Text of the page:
Analyze how Orwell represents the power of political leaders to oppress individuals through their use of rhetoric in the book Animal Farm.

In Animal Farm, George Orwell shows how political leaders use rhetoric to oppress others through the actions of the pigs, who justify their rule by means of fancy words and shaky yet plausible-sounding reasons. Soon, the other animals are firmly under the control of the pigs.

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Words are powerful weapons. If people don't think clearly, they can get caught up in the emotion of rhetoric and be swept along by lies and half-truths. Then, they can easily become oppressed as they are drawn further and further into the rhetoric of political leaders. They lose their ability to think critically and to discern right from wrong, and pretty soon, they are trapped by tyranny. This is what George Orwell shows in his book Animal Farm.

Old Major begins the rhetoric of the book. He has a new philosophy to present to the animals on the Manor Farm. He wants a world where the animals are in charge and free from humans. This sounds very good to the animals, for they are tired of working for humans and having all their efforts stolen from them. For all of Old Major's rhetoric, though, he also provides some balance, because he warns the animals that if they go too far, they run the risk of acting just like the humans and oppressing each other. All animals are to be equal, he firmly maintains.

Yet Old Major predicts exactly what happens. The pigs Snowball and Napoleon lead the revolution and set up the animal reign on the farm under the philosophy of Animalism and their seven commandments. But the pigs soon began to abuse their position as leaders. They start taking more food and stop doing their share of the work, yet they use rhetoric to justify their privileges, warning that the farmer could return if the pigs don't have what they need to make the farm a success. The rhetoric-backed oppression has begun, for the animals are no longer equal.

The situation quickly escalates as Snowball and Napoleon fight over the windmill and Napoleon uses the dogs to drive Snowball off. Napoleon then claims that the windmill idea was his all along (even though he had opposed it). Napoleon and the other pigs begin acting more and more like humans, moving into the farmhouse and using rhetoric to justify themselves. They change the rules to fit their own desires and claim more and more privileges and honors.

Pretty soon, the other animals are hungry, tired, and downtrodden. The pigs become so much like humans that it is hard to tell the difference, yet all along, they use their words to show themselves in the best possible light and to threaten and control the other animals. Finally, the rules end up saying merely, "All animals are equal, but some animals are more equal than others." Here is the power of rhetoric and the abuse of leadership at its highest.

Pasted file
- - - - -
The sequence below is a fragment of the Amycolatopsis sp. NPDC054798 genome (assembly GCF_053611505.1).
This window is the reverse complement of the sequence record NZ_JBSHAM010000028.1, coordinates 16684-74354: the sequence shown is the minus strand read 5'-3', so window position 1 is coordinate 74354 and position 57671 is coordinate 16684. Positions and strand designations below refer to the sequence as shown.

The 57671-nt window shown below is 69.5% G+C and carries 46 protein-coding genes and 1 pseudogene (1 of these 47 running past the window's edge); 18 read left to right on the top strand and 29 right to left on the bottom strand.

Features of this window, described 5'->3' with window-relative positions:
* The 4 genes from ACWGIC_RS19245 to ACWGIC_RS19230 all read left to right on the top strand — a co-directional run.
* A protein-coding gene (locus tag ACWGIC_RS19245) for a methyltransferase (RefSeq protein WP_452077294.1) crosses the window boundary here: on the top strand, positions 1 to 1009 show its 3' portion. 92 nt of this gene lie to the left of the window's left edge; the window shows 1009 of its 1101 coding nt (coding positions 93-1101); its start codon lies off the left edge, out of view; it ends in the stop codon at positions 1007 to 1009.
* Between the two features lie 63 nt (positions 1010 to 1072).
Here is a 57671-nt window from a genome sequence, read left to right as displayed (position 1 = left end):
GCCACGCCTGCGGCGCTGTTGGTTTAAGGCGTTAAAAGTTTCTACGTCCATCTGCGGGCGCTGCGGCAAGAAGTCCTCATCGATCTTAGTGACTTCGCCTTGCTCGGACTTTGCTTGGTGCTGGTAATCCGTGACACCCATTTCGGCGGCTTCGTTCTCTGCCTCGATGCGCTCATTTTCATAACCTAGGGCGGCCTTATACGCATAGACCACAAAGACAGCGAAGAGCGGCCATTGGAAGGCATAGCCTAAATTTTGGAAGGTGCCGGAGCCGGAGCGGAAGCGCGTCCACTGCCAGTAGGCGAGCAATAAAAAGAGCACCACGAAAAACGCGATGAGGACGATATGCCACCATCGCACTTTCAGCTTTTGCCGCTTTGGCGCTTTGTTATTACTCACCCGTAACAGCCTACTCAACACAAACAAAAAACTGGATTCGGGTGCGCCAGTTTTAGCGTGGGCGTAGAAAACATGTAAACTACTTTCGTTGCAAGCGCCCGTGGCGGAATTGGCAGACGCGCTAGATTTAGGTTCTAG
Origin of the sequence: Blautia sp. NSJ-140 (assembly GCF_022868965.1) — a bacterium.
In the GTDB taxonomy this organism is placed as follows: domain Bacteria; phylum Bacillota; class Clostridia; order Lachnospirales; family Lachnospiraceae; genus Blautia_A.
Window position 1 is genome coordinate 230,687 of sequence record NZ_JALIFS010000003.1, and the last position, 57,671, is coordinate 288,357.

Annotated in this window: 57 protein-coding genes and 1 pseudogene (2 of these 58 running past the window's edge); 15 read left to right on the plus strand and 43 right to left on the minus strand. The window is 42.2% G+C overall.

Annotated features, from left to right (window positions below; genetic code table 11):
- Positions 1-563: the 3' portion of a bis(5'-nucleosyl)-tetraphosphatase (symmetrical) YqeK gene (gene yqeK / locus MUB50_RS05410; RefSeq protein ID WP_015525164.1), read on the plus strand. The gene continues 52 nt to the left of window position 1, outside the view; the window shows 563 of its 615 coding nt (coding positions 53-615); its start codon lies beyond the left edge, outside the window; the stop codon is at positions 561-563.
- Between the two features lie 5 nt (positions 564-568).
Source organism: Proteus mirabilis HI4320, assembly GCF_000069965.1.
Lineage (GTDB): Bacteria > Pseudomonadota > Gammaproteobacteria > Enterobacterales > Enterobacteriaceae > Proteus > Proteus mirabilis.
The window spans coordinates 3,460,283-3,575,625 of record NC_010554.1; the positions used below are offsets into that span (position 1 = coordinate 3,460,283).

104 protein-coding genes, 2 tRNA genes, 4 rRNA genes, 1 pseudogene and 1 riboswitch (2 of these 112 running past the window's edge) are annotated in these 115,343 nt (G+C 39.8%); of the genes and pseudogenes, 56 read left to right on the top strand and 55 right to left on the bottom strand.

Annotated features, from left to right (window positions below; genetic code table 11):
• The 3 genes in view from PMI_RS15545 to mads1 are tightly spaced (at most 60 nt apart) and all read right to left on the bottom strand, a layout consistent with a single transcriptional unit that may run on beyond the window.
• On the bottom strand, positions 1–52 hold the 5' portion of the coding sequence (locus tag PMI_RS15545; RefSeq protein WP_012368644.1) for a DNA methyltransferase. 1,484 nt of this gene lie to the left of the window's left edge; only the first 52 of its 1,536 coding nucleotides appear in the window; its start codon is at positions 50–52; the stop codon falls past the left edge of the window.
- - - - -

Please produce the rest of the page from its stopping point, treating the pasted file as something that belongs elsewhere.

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In Animal Farm, Orwell shows political leaders’ oppression of others through rhetoric through Napoleon’s and Squealer’s justification of the pigs’ privileges and their efforts to discredit Snowball.

Rhetoric involves the use of persuasive speech or text. After the animals’ revolution, the pigs soon assume control, but for a while, they continue to assert that all the animals are equal. Napoleon shows a growing desire for power over the others and reluctance to share rulership with Snowball. These tyrannical ambitions are accompanied by Squealer’s writing and disseminating propaganda that supports Napoleon’s claims as well as all the pigs’ superior status.

One example of Squealer’s propaganda involves justifying the pigs’ exclusive access to nutritious dietary items of milk and apples. He persuades the other animals with the argument that the pigs are “brainworkers,” so their needs are more important than those of the other animals. This argument supports the leaders’ repressive policies by convincing the followers that their subordination is in their best interest.

Another example of a rhetorical strategy is the disinformation campaign that Napoleon and Squealer wage against Snowball after he disappears. Squealer creates fear of the absent former leader by blaming him for all the bad things that happen on the farm. Along with this fear, Squealer helps solidify the impression that only Napoleon’s powerful leadership will maintain their liberty and prevent the return of Farmer Jones.

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